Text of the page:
What Does an Editor Do?

 

You may have been told by an instructor or supervisor that you need to edit your work before submitting it. Although many of us have heard this in educational and work settings, it’s not uncommon to wonder “What does an editor do, and what is involved in the editing process?”

 

The editing process refers to a number of levels of editing, including substantive or developmental editing, copyediting, line editing, and proofreading. However, some of these types of editing only occur in the publishing world and may not apply to the average person preparing a written document. Generally, an editor hired by an individual will improve the clarity and readability of the document, focusing on flow, grammar, word usage, spelling, punctuation, consistency, and style. Given the various types of editing and the unique editing styles of individual editors, you need to define your goals before having an editor review your document—this will help you decide what you’re looking for and which editor to choose.

 

If you’re writing a document for your job, you’ll need to know what your supervisor or other audiences of the document find to be important. For example, if the document will be presented to a person to help them make decisions, the use of bullet points may be useful; however, the use of bullet points may not be appropriate in all situations. The person you’re presenting the document to may want you to use a certain tone, style, or format. This will influence your choice of editor because you want to make sure the editor has experience with the style or format you need.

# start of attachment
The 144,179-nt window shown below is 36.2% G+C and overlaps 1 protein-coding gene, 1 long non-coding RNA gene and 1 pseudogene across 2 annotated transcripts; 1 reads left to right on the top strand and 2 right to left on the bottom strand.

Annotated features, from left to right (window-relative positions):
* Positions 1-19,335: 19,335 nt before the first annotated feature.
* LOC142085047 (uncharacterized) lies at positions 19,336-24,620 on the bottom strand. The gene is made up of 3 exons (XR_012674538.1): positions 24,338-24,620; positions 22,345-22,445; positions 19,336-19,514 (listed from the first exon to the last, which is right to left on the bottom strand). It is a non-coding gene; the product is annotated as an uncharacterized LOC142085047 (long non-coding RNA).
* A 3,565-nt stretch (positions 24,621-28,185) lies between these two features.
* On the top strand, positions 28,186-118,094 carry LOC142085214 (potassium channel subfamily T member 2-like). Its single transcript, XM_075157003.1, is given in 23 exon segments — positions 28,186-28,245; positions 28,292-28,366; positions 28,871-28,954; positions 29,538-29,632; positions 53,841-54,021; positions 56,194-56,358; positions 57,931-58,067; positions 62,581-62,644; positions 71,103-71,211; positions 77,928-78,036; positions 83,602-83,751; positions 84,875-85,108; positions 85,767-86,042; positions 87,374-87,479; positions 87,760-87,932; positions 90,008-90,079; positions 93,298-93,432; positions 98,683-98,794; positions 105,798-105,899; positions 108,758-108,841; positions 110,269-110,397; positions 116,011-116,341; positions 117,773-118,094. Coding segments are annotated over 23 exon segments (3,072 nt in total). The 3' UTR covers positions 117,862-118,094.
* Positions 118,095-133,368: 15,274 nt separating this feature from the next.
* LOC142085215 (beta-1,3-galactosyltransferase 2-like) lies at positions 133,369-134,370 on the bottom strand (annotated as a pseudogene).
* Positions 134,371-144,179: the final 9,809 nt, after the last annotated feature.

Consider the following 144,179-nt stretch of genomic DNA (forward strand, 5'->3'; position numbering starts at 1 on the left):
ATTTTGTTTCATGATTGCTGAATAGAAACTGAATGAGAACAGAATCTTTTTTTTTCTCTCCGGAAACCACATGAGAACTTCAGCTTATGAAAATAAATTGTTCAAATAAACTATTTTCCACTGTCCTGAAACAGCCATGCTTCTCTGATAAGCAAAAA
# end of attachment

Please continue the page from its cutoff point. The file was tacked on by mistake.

If you’re writing a document for a class you’re taking, you’ll need to review all guidelines provided by the instructor and your document will also likely need to abide by the style guide they require (e.g., APA Style, MLA Style). You also want to understand the formatting guidelines and provide this information to your editor. Your editor will review the document for flow, grammar, spelling, and punctuation, and can also make revisions related to the requirements of your instructor. Providing this information to your editor is thus important.

 

With the use of computers and software programs to edit documents, your editor will likely use Microsoft Track Changes to edit your document. This allows you to see every revision s/he makes and you can then choose to accept all of the changes or review the revisions individually. Your editor may also make comments within the document, such as citing an area that is unclear or a section that could be omitted. After you receive your edited document from the editor, you may have questions to ask the editor or want to discuss specific areas of your document. Most editors will be open to this communication. In summary, an editor will improve the readability of your document by making revisions to correct grammar, spelling, and punctuation as well as improving the flow and clarity. If you haven’t used an editor before, you may be surprised at how helpful a good editor is!